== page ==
I've been away on holiday (Anglo-French hiking around Chichester followed by visiting long-standing friends near Margate) for a couple of weeks, hence no posts. However, here are a few random thoughts on what I've gathered from such of the news I've caught.
Liz Truss is so awful that I find myself willing Rishi Sunak to do well in the debates and interviews (in some of which Truss is too chicken to participate.)
Sadly we need to remember that Sunak is not only a lightweight (see previous comments on his Chancellorship) but also without backbone. His predecessor as Chancellor resigned rather than accept Johnson's demand that the Treasury should sack its advisors and rely on those in Downing Street. Good for Javid. No person of principle would have accepted the job under those conditions. But Sunak did.
Liz Truss promises that under her premiership entrepreneurial economic energies will be released and all sorts of wonderful prospects will eventuate as a result of growth. That myth, if not as old as the hills. goes back at least to Harold Wilson at the opposite end of the political spectrum He promised us that under socialist planning a healthy, caring and prosperous state would emerge and wouldn't cost us a penny (real pennies in those days): It would be financed out of growth. There are two problems with Truss's policy. First there is no lever to pull that will produce wondrous growth in the short run - but poverty-stricken households need help to eat, and heat thee homes, this winter, not is some golden decade in the future. Secondly, she may be right in the long run, maybe even before we're all dead, but additional growth based on additional consumption is gong to exhaust the planet's finite resources and make it uninhabitable, as is evidenced by fires in France, floods in Australia and aridity in Africa, to name but some.
Yet, following on form that last point, both Truss and Sunak cheerfully advocate undoing such modest measures as we have to alleviate global heating. Truss would abandon the Green Levy and Sunak reduce the VAT on fuel. Such short-termism is now totally unacceptable. As Truss said in another context THIS-IS-A-DISGACE.(https://www.youtube.com/watch?v=aj49CogLemQ)
In the Guardian on the 10th August George Monbiot quoted some interesting facts about our water industry: not a single new reservoir has been commissioned since privatisation in 1989; the distribution system leaks at the rate of 2.4bn litres per day on current estimates; untreated sewage is poured into our rivers on a regular basis; rather than fix these problems the companies have distributed £72 billion (that's billions, not mere millions,) into the bank accounts of their shareholders.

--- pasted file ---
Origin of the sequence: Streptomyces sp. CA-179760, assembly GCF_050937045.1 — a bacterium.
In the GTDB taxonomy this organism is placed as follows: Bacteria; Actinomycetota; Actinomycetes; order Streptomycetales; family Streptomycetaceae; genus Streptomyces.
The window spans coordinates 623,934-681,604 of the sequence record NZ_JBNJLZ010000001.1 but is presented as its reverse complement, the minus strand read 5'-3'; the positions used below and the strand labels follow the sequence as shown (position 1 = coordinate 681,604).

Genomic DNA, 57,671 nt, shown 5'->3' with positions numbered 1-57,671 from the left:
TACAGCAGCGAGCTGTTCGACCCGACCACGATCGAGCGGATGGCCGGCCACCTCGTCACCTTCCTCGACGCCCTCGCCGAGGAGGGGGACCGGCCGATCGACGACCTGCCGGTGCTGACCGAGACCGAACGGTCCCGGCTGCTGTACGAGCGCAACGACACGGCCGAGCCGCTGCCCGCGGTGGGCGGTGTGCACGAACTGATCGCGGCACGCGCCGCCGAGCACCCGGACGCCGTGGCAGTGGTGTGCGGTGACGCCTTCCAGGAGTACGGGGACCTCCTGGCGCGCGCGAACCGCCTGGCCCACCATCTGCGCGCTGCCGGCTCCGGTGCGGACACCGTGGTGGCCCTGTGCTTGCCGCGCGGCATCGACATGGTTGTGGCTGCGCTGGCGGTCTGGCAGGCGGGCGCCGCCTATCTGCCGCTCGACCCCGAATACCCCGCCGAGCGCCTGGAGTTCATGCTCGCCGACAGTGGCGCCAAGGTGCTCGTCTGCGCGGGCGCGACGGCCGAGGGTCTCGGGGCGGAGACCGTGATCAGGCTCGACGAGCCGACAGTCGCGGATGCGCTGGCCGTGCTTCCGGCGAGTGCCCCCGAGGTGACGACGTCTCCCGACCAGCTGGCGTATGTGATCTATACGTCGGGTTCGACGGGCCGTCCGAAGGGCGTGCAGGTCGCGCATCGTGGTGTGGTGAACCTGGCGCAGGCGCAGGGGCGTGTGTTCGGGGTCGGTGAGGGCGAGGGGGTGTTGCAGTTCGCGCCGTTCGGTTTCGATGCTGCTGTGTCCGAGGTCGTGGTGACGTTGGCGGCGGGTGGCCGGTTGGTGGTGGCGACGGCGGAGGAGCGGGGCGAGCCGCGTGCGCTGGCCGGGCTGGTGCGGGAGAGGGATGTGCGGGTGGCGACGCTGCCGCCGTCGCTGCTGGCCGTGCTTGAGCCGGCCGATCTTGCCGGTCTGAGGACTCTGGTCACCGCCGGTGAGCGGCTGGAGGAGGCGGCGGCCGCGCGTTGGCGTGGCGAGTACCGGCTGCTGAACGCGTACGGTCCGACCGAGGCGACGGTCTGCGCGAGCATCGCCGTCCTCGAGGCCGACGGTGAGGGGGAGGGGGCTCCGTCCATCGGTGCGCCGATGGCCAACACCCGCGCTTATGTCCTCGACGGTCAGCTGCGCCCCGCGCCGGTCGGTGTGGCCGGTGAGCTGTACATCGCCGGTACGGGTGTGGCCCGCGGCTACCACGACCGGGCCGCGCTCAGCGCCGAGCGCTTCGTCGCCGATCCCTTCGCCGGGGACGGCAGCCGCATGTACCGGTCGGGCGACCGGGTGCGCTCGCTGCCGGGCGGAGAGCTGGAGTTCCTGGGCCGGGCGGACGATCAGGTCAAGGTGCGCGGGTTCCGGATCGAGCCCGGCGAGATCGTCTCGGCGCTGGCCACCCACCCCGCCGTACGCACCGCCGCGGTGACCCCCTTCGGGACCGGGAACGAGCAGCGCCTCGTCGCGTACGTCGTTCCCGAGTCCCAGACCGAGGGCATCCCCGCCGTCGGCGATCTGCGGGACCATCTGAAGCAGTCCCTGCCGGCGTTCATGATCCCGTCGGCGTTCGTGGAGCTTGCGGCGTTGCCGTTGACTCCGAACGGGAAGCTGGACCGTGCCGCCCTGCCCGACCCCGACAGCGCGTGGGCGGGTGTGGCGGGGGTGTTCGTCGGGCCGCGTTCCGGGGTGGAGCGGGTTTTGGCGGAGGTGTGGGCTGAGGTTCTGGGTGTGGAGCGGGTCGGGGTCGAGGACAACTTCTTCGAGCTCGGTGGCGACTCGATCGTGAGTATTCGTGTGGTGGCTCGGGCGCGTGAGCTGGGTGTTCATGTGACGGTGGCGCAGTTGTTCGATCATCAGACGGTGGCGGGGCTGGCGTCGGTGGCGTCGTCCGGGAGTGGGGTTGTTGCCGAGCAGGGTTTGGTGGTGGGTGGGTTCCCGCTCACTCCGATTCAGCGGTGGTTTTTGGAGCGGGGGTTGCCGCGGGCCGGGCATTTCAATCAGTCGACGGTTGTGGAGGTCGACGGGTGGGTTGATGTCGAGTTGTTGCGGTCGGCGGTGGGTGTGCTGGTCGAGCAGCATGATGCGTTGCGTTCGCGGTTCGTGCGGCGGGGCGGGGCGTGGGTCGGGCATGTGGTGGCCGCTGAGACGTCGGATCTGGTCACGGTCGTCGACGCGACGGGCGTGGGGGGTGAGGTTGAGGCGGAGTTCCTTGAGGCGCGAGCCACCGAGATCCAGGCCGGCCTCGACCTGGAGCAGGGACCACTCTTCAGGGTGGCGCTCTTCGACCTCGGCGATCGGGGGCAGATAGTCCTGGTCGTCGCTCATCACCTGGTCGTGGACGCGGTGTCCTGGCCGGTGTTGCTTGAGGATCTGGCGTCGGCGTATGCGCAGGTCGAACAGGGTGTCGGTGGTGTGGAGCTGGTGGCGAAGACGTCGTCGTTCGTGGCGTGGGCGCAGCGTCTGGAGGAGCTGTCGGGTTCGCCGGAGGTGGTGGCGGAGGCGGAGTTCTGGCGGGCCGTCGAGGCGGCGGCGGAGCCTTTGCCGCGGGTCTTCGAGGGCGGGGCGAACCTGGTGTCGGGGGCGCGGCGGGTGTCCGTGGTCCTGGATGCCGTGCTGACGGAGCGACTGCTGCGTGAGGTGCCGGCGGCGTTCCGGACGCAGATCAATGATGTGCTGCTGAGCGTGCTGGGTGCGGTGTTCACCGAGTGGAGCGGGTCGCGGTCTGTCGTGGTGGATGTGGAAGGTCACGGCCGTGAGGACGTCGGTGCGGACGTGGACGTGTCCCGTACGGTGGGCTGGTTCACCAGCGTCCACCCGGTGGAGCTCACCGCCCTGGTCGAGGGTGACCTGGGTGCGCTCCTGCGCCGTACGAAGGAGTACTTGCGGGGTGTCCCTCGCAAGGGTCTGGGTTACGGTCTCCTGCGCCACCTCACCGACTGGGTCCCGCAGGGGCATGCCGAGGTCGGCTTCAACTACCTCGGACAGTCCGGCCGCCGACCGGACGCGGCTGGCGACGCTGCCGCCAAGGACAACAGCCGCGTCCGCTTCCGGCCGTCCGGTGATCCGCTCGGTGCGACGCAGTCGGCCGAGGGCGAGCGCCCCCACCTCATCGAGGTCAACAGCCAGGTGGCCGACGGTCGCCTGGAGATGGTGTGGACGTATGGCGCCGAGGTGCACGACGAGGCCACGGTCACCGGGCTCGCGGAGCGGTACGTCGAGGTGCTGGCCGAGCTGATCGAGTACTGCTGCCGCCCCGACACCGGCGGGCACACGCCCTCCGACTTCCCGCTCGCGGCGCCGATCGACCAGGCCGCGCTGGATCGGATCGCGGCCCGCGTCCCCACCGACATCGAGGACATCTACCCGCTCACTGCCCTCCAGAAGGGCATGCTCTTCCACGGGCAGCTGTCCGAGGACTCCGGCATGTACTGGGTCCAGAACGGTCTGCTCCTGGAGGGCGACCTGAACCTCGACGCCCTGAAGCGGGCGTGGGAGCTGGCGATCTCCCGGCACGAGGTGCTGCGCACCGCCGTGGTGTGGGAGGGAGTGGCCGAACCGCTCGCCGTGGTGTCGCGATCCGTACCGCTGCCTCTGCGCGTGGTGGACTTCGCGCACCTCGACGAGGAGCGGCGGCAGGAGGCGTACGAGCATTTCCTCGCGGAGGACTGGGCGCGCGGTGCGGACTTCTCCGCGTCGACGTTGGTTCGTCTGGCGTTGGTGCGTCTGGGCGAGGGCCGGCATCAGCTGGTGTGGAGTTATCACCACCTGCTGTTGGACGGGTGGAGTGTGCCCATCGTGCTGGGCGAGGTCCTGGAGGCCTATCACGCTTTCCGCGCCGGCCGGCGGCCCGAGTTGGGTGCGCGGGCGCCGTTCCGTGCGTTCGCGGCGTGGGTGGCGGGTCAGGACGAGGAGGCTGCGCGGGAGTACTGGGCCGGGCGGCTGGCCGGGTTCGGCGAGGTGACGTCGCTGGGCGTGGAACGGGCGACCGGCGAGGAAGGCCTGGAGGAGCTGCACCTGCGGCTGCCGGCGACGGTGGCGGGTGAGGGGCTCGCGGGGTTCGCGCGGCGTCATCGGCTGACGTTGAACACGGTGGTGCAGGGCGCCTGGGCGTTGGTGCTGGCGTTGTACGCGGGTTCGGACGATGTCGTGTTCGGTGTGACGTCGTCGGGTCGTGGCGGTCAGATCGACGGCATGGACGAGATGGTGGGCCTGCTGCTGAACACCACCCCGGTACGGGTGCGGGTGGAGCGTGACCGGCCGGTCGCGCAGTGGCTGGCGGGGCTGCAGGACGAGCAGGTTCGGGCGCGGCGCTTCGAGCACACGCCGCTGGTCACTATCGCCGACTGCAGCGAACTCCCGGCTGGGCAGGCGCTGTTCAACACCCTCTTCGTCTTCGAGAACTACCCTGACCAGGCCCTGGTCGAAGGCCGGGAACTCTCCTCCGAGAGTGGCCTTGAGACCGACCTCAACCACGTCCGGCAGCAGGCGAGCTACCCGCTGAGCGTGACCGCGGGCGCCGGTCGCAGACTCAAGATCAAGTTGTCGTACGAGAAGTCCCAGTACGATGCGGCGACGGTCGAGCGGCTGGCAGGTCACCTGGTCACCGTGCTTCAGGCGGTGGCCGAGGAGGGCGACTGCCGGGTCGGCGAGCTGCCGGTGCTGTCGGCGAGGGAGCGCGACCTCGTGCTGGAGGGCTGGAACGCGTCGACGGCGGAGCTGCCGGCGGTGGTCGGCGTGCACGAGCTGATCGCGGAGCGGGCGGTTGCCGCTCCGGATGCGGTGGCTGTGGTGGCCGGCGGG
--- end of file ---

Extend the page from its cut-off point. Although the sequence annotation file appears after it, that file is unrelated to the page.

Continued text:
I don't have any figures to hand, but I suspect much the same can be said of oil industry, as for years it has cheerfully denied that its product has anything to do with the climate crisis (much as the tobacco companies denied that there is any connection between smoking and lung cancer. In Africa one of the most popular cigarette brands was called "Life." )
The use of food banks has increased, is increasing and ought to be not so much diminished as eliminated. In addition we are now reduced to the humiliation of having to create "warm banks" to which we may retreat when they can no longer afford to heat our homes. THIS-IS-A DISGRACE.
The reality is that the economic model touted by the Tories, based on the "trickle down effect"** does not adequately serve the needs of a significant proportion of our population. A tiny proportion - 0.1%, 1% or maybe even 10% - do very well indeed out of it. The vast bulk of us live very comfortably indeed, taking as normal luxuries (foreign holidays, designer clothes if you like that sort of thing, meals out, centrally heated houses, separate bedrooms of the kids, arts and entertainment, gadgetry galore) beyond the wildest dreams of our grandparents and even, for some of us, our parents. But a bottom 20% to 25% are constantly on the breadline, tempted into unaffordable debt, and some can't manage at all without recourse to food banks and, coming shorty, warm banks. THIS-IS-A-DISGRACE. As still one of the richest society in the world we need to be devising ways of sharing our incomes and wealth more equitably. The candidates for the Tory leadership are offering the opposite.
Conservatives, including both leadership candidates, like to indicate that their inhuman and possibly illegal policy towards refugees is aimed at combatting "the evil business of people smuggling." Hmm? If that were the case then the easiest and quickest way to do it would be to set up booths on the coast of France, or wherever else potential migrants are gathering, with banners saying "Welcome to Britain." I forget which European crisis it was which produced a lot of refugees at an airport, and an assertive woman, probably from the WVS or something similar,announced in commanding tones: "Those who wish to come to Britain follow me!" and marched them on to a nearby RAF transport. Whoever they were will have contributed considerably to our prosperity and diversity. The comfortable and ageing Conservatives who form the electorate for our next prime minister might like to ponder how much these and similar migrants have contributed to their comforts. But they won't read about it in the Daily Mail, the Sun or the Express.
*Very old readers may remember this as the heading for a Guardian column.
** Shorthand for cutting taxes and scrapping regulations to release the energies of entrepreneurs and the resulting employment opportunities will eventually benefit the lower orders.